List of Latin legal terms

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A number of Latin terms are used in legal terminology and legal maxims. This is a partial list of these "legal Latin" terms, which are wholly or substantially drawn from Latin.

intra legem

Term or phrase Literal translation Definition and use English pronunciation
a fortiori from stronger An a fortiori argument is an "argument from a stronger reason", meaning that because one fact is true, that a second related and included fact must also be true. /ˌ fɔːrtiˈr/, /ˌ fɔːrʃiˈr/
a mensa et thoro from table and bed Divorce a mensa et thoro indicates legal separation without legal divorce. /ˌ ˈmɛnsə ɛt ˈθr/
a posteriori from later An argument derived from subsequent event. /ˌ ˌpɒstri.r/
a priori from earlier An argument derived from previous event. /ˌ pr.r/
a quo from which Regarding a court below in an appeal, either a court of first instance or an appellate court, known as the court a quo. /ˌ ˈkw/
ab extra from outside Concerning a case, a person may have received some funding from a 3rd party. This funding may have been considered ab extra. /ˌæb ˈɛkstrə/
ab initio from the beginning "Commonly used referring to the time a contract, statute, marriage, or deed become legal. e.g The couple was covered ab initio by her health policy."[1] /ˌæb ɪˈnɪʃi./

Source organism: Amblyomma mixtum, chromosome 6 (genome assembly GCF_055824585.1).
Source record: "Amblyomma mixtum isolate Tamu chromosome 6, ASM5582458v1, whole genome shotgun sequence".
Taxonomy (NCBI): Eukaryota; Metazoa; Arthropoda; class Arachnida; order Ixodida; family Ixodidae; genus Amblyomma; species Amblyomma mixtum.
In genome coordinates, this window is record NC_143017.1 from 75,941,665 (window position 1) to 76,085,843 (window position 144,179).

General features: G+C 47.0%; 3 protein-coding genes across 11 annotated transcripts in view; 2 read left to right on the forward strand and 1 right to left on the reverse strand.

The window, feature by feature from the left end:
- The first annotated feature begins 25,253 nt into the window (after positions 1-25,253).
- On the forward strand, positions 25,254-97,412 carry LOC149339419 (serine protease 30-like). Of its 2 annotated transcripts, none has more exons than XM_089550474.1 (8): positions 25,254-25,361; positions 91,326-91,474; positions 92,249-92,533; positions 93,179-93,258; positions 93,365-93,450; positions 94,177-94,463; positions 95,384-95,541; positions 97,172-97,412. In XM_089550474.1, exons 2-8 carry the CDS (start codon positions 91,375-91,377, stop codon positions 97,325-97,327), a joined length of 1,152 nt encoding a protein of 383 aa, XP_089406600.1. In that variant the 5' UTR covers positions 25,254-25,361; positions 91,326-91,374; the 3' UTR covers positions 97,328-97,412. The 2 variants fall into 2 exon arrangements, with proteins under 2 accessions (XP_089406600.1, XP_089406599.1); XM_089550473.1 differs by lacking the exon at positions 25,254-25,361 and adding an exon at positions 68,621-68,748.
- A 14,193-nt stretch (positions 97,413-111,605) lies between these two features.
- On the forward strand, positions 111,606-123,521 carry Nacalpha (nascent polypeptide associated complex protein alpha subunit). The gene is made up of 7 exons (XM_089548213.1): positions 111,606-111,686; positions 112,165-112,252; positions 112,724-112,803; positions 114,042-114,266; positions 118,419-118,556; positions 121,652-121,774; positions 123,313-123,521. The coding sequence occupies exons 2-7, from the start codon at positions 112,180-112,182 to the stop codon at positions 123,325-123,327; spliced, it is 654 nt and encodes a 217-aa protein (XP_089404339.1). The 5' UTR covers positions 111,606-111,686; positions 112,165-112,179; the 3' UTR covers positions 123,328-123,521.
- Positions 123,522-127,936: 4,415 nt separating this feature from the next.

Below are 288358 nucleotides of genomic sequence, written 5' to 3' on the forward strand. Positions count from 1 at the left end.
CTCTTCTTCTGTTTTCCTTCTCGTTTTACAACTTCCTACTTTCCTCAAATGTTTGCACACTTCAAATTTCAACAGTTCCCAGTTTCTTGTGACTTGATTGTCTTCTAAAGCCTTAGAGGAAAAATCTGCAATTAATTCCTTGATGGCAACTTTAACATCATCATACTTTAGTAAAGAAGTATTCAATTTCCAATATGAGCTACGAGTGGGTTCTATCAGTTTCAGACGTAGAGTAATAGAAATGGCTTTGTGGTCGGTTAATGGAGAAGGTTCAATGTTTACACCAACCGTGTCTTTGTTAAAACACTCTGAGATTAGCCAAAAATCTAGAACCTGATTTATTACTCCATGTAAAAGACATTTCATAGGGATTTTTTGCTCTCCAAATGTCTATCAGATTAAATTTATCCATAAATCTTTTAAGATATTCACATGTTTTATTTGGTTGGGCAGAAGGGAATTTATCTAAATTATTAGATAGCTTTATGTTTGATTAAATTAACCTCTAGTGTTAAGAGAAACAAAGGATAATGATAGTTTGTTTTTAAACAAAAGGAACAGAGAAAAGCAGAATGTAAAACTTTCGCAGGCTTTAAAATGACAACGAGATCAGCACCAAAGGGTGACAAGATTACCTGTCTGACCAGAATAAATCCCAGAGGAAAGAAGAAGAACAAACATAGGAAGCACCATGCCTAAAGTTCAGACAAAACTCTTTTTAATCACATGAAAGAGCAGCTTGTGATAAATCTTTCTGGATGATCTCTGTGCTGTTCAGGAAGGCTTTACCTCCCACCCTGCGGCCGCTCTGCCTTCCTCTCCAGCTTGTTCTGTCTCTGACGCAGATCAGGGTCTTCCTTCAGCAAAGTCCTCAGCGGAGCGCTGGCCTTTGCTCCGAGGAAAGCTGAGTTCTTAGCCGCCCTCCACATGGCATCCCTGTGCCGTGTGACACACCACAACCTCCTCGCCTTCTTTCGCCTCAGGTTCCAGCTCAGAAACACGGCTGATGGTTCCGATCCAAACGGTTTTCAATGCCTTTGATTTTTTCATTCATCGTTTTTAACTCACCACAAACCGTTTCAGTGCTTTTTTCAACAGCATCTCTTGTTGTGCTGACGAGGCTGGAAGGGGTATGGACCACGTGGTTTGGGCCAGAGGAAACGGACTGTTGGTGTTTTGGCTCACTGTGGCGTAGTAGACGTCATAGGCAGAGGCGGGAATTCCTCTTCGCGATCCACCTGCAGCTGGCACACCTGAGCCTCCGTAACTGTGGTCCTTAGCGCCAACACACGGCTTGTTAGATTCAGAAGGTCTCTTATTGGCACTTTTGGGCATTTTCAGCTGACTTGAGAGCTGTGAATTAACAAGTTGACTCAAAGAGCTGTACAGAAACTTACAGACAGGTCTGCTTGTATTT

absque hoc without this "Presenting the negative portion of a plea when pleading at common by way a special traverse."[1]
Actori incumbit onus probatio on the plaintiff rests the proving The burden of proof falls to the plaintiff, claimant, or petitioner according to Roman law.
actus reus guilty act Part of what proves criminal liability (with mens rea). /ˌæktəs ˈr.əs/
ad coelum to the sky Abbreviated from Cuius est solum eius est usque ad coelum et ad infernos which translates to "[for] whoever owns [the] soil, [it] is his all the way [up] to Heaven and [down] to Hell." The principle that the owner of a parcel of land also owns the air above and the ground below the parcel. /ˌæd ˈsləm/
ad colligenda bona to collect the goods